Guide to Contents Insurance

The average value of items in a UK home is estimated to be around £40,000, so most people couldn’t afford to replace all their belonging without any financial help. Contents Insurance is there to make sure you wouldn’t have to come up with the cash yourself, and for smaller losses or damage too. Whether you’re a homeowner or rent where you live, knowing that possessions which may have taken a lifetime to accumulate are protected brings reassurance and peace of mind.

What is contents insurance?

If you imagine you could pick up your home, turn it upside down and gently shake it, contents insurance covers everything that would fall out (as opposed to buildings insurance, which is there to cover what remains – see our guide to buildings insurance).

What contents insurance covers

In insurance terms, ‘contents’ refers to everything that’s not fixed and which you could take with you if you moved. Most contents insurance policies cover the things you own if they are lost, stolen or damaged; whether that’s by water damage and flooding, fire, storm, lightning, moving vehicles (or objects), third parties or theft. However, if the damage is caused by yourself , such as the classic example of spilling red wine on an expensive carpet, you’ll need to make sure ‘accidental damage’ cover is included in the policy (see further on in this guide under ‘What is accidental damage cover?’).

What is new for old?

The majority of contents insurance policies these days provide cover for your possessions on what’s known as a ‘new for old’ basis.

How does new for old cover work?

‘New for old’ is what most people require when taking out contents cover. It ensures that if you make a claim you’re compensated sufficiently to exchange items for the exact same, new version; or at least the latest equivalent if the item’s range is no longer available. So if you’re claiming for an old television only worth £100 second hand, for example, you’d get a brand new model of a similar specification to the old model. Beware, however, that some of the cheapest policies might only offer ‘wear and tear’ cover, or indemnity cover as it’s also called, which only values an item based on the condition it was in at the time of the claim. This means that if you claimed for the same second hand TV valued at £100, for example, you would only receive its equivalent replacement, or £100 cash value, rather than a brand new version.

What is covered?

Items most policies typically cover include:

  • Furniture, including sofas, wardrobes, beds, desks etc.
  • White goods such as fridges, freezers and cookers
  • Laptops and computers
  • Electronic devices and gadgets such as smartphones and tablets
  • Valuables, including jewellery, antiques and musical instruments
  • ‘Moveable’ fixtures and fittings like carpets, curtains, rugs and light fittings
  • Items in transit may be included such as frozen foods and furniture

What is away from home cover?

‘Away from home’ cover does what it says on the tin; it means that your possessions are not just covered in the home, but also when you’re out and about anywhere in the UK. Some policies also extend cover for when you’re abroad too. It doesn’t come as standard with all policies, but may be included depending on the insurer and how much you pay. If it isn’t, away from home cover can usually be added for a small additional cost. All the usual places where people typically have things stolen or damaged are included, from bars and restaurants to cars and public transport. However, you are expected to be somewhat careful; not leaving things unattended for too long (if at all), for example, or in cars with open windows. Otherwise, you may find any claim you make is rejected.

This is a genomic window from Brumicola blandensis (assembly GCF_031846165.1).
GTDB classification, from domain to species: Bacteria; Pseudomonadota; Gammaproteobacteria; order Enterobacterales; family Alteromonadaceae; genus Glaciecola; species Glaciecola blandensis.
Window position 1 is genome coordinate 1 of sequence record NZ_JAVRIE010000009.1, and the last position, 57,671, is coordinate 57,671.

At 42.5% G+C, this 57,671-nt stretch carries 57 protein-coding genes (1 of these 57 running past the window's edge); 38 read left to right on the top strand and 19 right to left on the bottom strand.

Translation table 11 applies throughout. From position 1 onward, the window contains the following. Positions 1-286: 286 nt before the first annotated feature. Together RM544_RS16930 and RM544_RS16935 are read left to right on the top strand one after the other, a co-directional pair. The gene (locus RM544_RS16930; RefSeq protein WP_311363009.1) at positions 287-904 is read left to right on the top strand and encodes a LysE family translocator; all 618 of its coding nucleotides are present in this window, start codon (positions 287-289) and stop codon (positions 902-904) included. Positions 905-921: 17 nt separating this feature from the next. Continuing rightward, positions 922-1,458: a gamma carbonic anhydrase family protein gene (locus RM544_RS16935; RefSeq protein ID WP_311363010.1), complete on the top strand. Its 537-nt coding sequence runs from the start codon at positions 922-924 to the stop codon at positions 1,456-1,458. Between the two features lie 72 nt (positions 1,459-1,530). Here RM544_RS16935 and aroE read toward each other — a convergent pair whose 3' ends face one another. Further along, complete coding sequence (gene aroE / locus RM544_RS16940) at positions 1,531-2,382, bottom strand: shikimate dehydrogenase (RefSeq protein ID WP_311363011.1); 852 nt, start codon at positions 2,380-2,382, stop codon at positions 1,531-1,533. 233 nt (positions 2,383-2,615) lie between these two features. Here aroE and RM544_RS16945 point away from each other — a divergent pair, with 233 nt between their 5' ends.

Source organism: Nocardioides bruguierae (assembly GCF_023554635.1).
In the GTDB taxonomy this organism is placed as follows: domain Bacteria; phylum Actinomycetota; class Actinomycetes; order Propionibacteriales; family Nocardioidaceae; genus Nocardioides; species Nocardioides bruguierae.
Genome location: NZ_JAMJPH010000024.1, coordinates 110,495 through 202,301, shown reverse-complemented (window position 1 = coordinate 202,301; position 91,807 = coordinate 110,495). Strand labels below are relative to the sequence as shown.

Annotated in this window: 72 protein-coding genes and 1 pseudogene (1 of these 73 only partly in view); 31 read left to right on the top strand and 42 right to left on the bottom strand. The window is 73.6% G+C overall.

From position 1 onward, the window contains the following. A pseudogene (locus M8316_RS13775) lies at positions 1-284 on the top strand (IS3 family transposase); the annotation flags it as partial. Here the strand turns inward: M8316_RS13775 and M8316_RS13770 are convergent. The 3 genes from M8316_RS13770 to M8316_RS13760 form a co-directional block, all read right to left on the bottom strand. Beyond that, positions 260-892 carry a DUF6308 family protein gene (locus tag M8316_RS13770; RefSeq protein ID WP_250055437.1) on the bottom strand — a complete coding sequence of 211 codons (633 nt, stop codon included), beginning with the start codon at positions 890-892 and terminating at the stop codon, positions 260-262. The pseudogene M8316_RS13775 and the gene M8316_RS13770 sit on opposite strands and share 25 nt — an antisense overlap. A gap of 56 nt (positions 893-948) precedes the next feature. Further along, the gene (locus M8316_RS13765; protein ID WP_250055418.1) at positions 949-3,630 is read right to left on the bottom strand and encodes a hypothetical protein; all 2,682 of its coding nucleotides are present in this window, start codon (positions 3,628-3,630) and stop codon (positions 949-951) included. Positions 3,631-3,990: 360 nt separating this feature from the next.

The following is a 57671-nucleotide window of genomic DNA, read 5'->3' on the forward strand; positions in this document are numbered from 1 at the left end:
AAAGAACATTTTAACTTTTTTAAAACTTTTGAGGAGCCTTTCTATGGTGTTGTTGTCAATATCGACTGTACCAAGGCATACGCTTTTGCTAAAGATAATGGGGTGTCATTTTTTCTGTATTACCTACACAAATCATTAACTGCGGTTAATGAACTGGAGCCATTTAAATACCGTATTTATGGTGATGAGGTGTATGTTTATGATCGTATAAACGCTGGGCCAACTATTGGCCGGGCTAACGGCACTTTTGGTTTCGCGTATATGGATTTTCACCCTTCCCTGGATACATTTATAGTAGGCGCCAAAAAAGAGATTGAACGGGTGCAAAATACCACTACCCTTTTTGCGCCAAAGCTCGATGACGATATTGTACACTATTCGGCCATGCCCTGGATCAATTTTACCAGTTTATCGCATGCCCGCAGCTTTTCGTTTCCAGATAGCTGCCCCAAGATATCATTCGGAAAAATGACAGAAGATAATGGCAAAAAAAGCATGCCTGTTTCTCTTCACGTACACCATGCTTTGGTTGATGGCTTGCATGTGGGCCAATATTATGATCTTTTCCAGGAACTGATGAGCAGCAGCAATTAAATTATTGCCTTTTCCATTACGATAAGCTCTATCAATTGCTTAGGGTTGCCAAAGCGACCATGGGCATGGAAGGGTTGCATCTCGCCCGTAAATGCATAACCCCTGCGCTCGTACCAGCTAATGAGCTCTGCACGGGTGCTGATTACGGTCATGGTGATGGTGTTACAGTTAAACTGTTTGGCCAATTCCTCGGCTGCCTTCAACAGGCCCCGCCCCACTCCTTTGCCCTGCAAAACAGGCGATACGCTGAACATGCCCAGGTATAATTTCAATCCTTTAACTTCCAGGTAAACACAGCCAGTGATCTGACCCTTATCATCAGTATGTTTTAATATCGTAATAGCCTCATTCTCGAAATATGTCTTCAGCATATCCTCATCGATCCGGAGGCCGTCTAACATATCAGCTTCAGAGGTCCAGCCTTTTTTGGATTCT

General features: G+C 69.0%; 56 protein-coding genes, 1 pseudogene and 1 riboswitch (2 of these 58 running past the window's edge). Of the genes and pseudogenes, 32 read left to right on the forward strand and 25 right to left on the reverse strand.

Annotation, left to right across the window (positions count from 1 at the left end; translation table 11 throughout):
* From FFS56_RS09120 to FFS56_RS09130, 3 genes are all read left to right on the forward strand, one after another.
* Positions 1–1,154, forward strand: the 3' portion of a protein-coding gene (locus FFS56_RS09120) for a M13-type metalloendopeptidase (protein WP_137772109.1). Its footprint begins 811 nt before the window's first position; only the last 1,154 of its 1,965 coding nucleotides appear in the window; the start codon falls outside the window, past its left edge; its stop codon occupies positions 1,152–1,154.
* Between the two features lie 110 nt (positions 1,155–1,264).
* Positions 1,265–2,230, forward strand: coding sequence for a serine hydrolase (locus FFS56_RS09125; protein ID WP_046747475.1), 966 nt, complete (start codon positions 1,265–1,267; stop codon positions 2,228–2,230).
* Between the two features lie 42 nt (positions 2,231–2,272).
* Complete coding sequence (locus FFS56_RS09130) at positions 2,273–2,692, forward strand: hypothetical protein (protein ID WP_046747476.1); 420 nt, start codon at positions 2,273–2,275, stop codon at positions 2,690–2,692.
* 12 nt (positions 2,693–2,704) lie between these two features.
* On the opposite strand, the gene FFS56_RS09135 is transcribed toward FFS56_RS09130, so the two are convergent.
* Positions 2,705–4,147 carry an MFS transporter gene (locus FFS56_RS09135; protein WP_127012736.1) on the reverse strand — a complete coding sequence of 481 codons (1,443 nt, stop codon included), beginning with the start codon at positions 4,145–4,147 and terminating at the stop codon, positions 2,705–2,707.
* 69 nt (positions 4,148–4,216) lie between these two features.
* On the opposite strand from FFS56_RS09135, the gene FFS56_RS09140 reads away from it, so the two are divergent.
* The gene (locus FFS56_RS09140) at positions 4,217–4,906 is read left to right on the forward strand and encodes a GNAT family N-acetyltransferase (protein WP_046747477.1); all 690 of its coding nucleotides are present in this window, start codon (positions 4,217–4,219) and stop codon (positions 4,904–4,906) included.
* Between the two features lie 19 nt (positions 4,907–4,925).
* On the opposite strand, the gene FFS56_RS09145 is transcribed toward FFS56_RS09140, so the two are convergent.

What is covered?

Away from home cover is ideal for those with busy lives, who perhaps need to carry a lot around with them. On an average day, with all the smartphones, tablets and laptops people now own, not to mention watches and jewellery, people can have thousands of pounds worth of items in their possession when out and about.

How much cover is available per item?

Most deals which offer away from home cover have single item claim limits of up to £2,000, but this can be much more depending on the policy and how much you agree it to be with an insurer. Typical items you might want to make sure are protected by away from your home (whether the policy offers it as standard, or if you’re considering adding it) include:

  • Handbags and their contents
  • Smartphones and mobile phones
  • Jewellery including rings, earrings and bracelets
  • Clothing and footwear
  • Laptops
  • Watches

What needs to be specified?

The insurer needs to be told of any valuables you’re likely to take with you when you leave your home which exceed the away from home cover single item claim limit. As mentioned above, this is likely to be £2,000, but it’s always advisable to read the small print and check with the insurer. Such items might include:

  • Engagement and wedding rings
  • Laptops
  • Watches of high value
  • Collectible coins and stamps
  • Necklaces, earrings and bracelets of high value

What is accidental damage cover?

Accidental damage, as you would expect, refers to a one-off incident which causes damage of some sort to the contents of your home. Accidental damage cover is designed, therefore, to protect you financially against the sort of unintended mishaps which can occur. While contents insurance policies cover your possessions from damage that isn’t deemed to be caused by ‘accident’, such as a fire or theft, it’s generally only policies of a higher quality which let you claim for damage that is. And although most standard policies make allowances for some sort of accidental damage, it tends to be very limited in scope and you’ll need to pay a little extra for full cover. If you then dropped an expensive vase out of clumsiness, or flushed a valuable earring down the loo, you could be sure you would be able to claim for the financial loss caused. It’s worth noting that general wear and tear, or damage that occurs gradually over time, is excluded.

What’s covered under standard contents cover policies:

    • Fixed glass in furniture
    • Damage caused by leaks
    • Mirrors
    • Ceramic glass in cooker hobs

What’s covered by extended cover

      • Electronic items such as televisions and laptops
      • Spillages including those on sofas, curtains, carpets, rugs etc
      • DIY disasters
      • Children breaking and damaging things
      • Glassware
      • Furniture such as wardrobes, chests of drawers and dining room tables
      • Lamps and other lighting effects
      • Paintings and antiques

What exclusions should you be aware of?

Insurers won’t cover all types of accident however; much depends on what caused the accident and the circumstances behind it. Most accidental damage cover excludes the following:

      • Some types of sports equipment are not covered, especially away from home
      • Pet damage
      • Damage through wear and tear
      • Defective workmanship
      • Mechanical failure
      • Cleaning or repair damage

Valuing your contents and how to get items valued